By Angie Chang (Co-Founder & Editor-in-Chief, Women 2.0) Last week, Pemo Theodore interviewed 500 Startups Dave McClure along with several women co-founders in his portfolio: Prerna Gupta (CEO, khu.sh), Elizabeth Yin and Jennifer Chin (Co-Founders, LaunchBit).
"Women founders or co-founders are probably 20-25% of the [500 Startups] portfolio. I think there is probably some bias in investing in what we know and VCs tend to be white males from finance or MBA backgrounds who invest in white males from finance or MBA backgrounds... You invest in things that you know. So for me, I grew up around my mom who was an entrepreneur and other people... and as we've got experience as women as founders and CEOs, we've gotten more comfortable with that..."
"I do look for [women founders] now because it's an advantage. My intent is to corner the market on awesome smart women founders because there are plenty of them out and if there is any bias whatsoever, we'd like to selfishly take advantage of that," -- Dave McClure, 500 Startups.
Watch the whole interview with Dave McClure and some female founders in the 500 Startup portfolio:
Read the transcript from Pemo here at EZebis. Diverse Startup Teams Picking Up Steam
“Women tend to network with women, and men tend to network with men,” says Sharon Vosmek, the CEO of Astia. “It plays out on the golf course, in the boardroom and it’s certainly playing out in high-growth entrepreneurship.”
When women are in the Palo Alto garages where tech startups are founded (or the boardrooms where they are funded), the startups with both men and women on the founding team are more profitable and innovative than their less-diverse counterparts.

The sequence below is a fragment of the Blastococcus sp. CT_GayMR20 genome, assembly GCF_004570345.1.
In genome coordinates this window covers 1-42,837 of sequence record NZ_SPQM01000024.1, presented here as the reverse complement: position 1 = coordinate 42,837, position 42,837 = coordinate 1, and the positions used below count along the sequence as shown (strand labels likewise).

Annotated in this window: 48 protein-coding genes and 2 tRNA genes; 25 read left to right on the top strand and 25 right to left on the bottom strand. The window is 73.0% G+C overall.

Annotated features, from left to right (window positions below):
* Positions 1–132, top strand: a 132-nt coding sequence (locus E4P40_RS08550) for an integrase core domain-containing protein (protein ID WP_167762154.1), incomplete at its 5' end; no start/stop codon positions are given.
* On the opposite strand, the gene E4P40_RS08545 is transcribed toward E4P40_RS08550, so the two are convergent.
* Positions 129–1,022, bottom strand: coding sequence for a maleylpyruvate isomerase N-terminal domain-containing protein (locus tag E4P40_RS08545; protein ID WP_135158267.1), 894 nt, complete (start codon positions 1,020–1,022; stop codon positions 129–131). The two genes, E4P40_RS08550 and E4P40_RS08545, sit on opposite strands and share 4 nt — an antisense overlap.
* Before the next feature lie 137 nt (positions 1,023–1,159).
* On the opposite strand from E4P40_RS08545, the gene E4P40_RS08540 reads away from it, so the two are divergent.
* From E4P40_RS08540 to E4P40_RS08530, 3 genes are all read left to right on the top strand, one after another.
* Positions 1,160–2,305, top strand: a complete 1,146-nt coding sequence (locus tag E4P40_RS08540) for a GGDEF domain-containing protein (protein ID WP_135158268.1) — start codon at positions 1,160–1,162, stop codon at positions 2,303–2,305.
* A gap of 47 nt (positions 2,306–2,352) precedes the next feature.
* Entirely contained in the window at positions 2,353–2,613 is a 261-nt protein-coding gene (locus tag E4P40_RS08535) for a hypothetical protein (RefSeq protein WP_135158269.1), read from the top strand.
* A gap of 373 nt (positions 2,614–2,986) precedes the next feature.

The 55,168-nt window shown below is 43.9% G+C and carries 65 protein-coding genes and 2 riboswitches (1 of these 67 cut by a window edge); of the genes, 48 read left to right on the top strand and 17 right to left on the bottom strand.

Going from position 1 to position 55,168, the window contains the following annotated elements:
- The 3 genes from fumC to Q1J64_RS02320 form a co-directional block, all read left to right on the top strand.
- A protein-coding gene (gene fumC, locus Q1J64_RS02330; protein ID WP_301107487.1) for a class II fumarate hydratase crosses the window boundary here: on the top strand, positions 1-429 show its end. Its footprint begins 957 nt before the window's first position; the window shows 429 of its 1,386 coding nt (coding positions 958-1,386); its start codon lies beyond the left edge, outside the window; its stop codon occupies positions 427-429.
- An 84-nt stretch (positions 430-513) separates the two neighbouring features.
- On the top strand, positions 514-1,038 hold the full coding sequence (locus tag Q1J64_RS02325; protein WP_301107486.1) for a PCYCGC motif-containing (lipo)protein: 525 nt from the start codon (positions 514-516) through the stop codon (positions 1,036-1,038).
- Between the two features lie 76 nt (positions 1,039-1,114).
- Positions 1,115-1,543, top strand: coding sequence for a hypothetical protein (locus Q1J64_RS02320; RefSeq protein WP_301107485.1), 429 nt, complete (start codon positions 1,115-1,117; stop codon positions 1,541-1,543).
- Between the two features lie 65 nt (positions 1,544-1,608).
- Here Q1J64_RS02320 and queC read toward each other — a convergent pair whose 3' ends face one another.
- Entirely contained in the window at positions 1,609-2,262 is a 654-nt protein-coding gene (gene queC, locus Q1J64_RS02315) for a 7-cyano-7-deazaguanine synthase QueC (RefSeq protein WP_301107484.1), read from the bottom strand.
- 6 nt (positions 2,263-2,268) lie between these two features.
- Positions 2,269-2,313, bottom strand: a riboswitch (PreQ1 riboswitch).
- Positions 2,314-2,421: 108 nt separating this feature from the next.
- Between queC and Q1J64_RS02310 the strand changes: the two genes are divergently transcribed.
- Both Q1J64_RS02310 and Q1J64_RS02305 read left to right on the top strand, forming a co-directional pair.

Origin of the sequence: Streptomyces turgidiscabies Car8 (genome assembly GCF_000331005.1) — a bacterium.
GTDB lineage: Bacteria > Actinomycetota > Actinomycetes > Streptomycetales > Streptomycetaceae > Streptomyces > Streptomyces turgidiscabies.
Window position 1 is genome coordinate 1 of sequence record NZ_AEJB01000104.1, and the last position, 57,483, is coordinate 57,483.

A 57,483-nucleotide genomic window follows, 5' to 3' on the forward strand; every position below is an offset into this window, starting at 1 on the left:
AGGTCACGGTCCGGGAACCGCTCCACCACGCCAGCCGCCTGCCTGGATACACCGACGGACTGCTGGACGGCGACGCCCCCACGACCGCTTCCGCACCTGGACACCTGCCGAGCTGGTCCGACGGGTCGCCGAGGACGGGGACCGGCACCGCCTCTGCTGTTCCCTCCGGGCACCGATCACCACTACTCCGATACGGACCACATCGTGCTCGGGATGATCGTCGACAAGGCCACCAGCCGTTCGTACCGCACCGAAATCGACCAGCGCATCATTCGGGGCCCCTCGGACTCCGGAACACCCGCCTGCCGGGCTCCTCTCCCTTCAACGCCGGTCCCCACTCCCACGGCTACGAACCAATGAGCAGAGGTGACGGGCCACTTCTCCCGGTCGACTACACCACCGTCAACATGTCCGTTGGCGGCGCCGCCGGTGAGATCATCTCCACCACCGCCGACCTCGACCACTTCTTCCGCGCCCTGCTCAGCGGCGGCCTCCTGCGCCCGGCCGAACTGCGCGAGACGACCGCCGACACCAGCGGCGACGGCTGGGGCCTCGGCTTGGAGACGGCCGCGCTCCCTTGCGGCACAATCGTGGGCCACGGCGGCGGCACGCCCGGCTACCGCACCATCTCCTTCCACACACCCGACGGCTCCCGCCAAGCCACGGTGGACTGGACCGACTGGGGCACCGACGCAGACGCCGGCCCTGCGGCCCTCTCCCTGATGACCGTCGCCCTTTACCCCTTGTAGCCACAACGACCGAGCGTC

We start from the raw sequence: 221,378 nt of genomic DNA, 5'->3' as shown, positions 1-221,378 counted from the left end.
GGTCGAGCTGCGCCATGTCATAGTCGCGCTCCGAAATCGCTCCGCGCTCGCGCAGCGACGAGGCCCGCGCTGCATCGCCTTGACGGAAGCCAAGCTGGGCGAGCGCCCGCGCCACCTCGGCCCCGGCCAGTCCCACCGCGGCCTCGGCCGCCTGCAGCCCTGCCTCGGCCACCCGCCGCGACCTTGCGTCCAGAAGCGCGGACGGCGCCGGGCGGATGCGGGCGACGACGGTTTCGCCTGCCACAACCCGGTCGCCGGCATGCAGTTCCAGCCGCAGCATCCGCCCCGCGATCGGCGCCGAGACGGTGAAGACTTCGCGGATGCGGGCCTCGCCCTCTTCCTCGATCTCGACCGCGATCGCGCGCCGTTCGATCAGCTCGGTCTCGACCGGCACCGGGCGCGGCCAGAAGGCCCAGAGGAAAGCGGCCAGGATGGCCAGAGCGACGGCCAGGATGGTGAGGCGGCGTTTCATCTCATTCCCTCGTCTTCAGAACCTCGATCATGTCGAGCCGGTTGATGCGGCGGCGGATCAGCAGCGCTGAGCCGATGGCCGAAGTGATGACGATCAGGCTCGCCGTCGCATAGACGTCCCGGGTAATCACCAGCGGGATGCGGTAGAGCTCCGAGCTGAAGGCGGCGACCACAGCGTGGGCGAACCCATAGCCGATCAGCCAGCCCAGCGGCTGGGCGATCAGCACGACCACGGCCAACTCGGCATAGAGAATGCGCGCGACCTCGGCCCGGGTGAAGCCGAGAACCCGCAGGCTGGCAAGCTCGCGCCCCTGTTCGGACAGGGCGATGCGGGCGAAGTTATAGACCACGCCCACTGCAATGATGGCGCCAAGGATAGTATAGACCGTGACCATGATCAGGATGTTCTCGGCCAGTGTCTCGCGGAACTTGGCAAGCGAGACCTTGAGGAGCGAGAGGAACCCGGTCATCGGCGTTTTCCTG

The Founder Labs incubator, spun out of Women 2.0 earlier this year, boasts teams that are 50% men and 50% women. The key is inclusion, which Women 2.0 drives with partnerships with local hackathons and other action-oriented events that move the needle on creating women founders of tech startups.
Each annual Women 2.0 Startup Weekend has boasted a 50/50 gender split and created successful tech startups. Talented Adaptive Path UI designer Alexa Andrzejewski fetched her first angel investor for Foodspotting at the November 2009 Women 2.0 Startup weekend, raising $3M in 2011 to take her venture forward. Meanwhile developer Mariya Genzel started Ultimate Hire at Women 2.0 Startup Weekend, and announced raising $1M last month for her startup now named Saygent.
Firms like Illuminate Ventures share a similar stance on not relying on “pattern recognition” and seek new and innovative business ideas led by committed, talented and diverse teams, particularly those that are inclusive of women entrepreneurs. Cindy Padnos, foundering partner of Illuminate Ventures, has published a well-circulated whitepaper stating:
"The high-tech companies women build are more capital-efficient than the norm. The average venture-backed company run by a woman had achieved comparable early-year revenues, using an average of one-third less committed capital." -- Illuminate Ventures Whitepaper
If only the startups coming out of Palo Alto garages are as diverse as the rest of the world, we would have a better world -- more diverse and profitable startups creating jobs and driving innovation that matters.
About the guest blogger: Angie Chang co-founded Women 2.0 in 2006 with Shaherose Charania. She currently serves as Editor-In-Chief of Women 2.0 and is working to mainstream women in entrepreneurship. Previously, Angie held roles in product management, web UI design, and entrepreneurship. In 2008, Angie launched Bay Area Girl Geek Dinners, asking that guys come as the "+1" for once. Angie holds a B.A. in English and Social Welfare from UC Berkeley. Follow her on Twitter at @thisgirlangie.